It is important that the divorced who have entered a new union should be made to feel part of the Church. “They are not excommunicated” and they should not be treated as such, since they remain part of the ecclesial community.

Like Paul in his letter to the Corinthians, Pope Francis is calling us back to a church where Jesus’ broken body is at the center of things. Where, in the midst of rules, love abides.

Power and Limits of Words

30 Jan
Photo via Flickr user JayRaz

Photo via Flickr user JayRaz

A couple I know are torn about which church to attend. One enjoys a more traditional worship and the other tends toward emerging churches with contemporary worship, but they want to worship together. The former read to me the vision and mission statement of the latter’s favorite church and asked me, “Do you even think it’s Christian?”

My immediate response was, “I don’t know enough about the church to say if it’s Christian or not. I don’t know that it’s my place to say.” I thought for a second and added, “That might not be the most important question to ask.” In moments like these, my instinct is to shy away from labeling. In moments like these, I think it may be good to recognize both the power and limitation of words. Take another look at the second sentence of this post. What micro emotions came up as you read the words traditional, emerging and contemporary? We all may react differently to these terms because of our different backgrounds, beliefs and experiences. It quickly gets tricky to talk about these things without defining terms.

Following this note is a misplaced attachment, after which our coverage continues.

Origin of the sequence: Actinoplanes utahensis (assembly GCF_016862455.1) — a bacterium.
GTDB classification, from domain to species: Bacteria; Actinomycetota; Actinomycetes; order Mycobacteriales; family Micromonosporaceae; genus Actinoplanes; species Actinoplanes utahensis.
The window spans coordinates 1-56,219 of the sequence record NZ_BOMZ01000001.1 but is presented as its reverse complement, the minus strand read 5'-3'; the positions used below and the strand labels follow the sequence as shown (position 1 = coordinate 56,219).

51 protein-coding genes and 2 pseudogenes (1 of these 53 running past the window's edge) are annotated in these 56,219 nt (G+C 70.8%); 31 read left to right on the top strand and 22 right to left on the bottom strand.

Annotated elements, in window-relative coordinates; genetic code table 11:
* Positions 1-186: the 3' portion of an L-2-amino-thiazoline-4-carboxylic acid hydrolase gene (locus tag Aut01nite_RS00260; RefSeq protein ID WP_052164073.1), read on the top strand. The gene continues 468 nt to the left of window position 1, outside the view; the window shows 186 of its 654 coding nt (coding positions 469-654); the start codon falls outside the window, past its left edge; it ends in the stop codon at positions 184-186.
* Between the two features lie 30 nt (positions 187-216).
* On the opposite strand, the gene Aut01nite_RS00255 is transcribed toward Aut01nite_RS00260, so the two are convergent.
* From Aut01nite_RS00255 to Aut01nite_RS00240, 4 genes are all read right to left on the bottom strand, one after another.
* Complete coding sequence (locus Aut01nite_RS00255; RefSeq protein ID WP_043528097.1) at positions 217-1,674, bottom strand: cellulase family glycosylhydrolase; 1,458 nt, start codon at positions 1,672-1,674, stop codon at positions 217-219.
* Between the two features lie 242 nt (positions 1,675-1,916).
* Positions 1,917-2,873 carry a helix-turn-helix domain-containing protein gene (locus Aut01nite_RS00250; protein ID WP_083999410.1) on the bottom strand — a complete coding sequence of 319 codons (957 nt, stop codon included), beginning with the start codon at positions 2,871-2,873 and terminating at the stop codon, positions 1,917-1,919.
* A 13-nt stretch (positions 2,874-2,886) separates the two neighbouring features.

It was Kathleen Norris who first got me thinking about semantics when it comes to religion. Her beautiful, powerful book, Amazing Grace, tries to unlock words that have been trapped by years of projection and religious piety. Each vignette is titled with a word that is especially loaded. Instead of defining the terms, she tells a story in hopes of breaking the word back open. Telling stories with people instead of defining terms can counter some of the potential hurt that comes from the power and limitations of words.

Another trick I like is to study other languages. There are words and cultural concepts in other languages that just don’t exist in English. Take, for example, the word hygge. Hygge is a mental state that is loosely defined at coziness or togetherness. But those words don’t cut it. English is too limited to capture the idea. According to Denmark’s official tourism site:

The warm glow of candlelight is hygge. Friends and family — that’s hygge too.  And let’s not forget the eating and drinking — preferably sitting around the table for hours on end discussing the big and small things in life.

When I am curled up by the fire in sweatpants, snuggling with my loved ones, sipping tea and reading, that is hygge. One word in another language evokes an entire scene with bubbles of emotion and nostalgia. We don’t have a word in English that does it justice. That reminder of the limitation of our language also invites me to approach religious semantics with humility and curiosity. The Bible I read is a translation, and religious experience can be so personal and powerful that words sometimes do not capture the heart of what is going on.

The church being questioned is welcoming people on the margins of society who are coming back to worship after feeling hurt by organized religion. It is, then, I believe, doing healing work of reconciliation that Jesus would approve of. The people who attend that church have stories to tell and moments in their lives that are too big for words.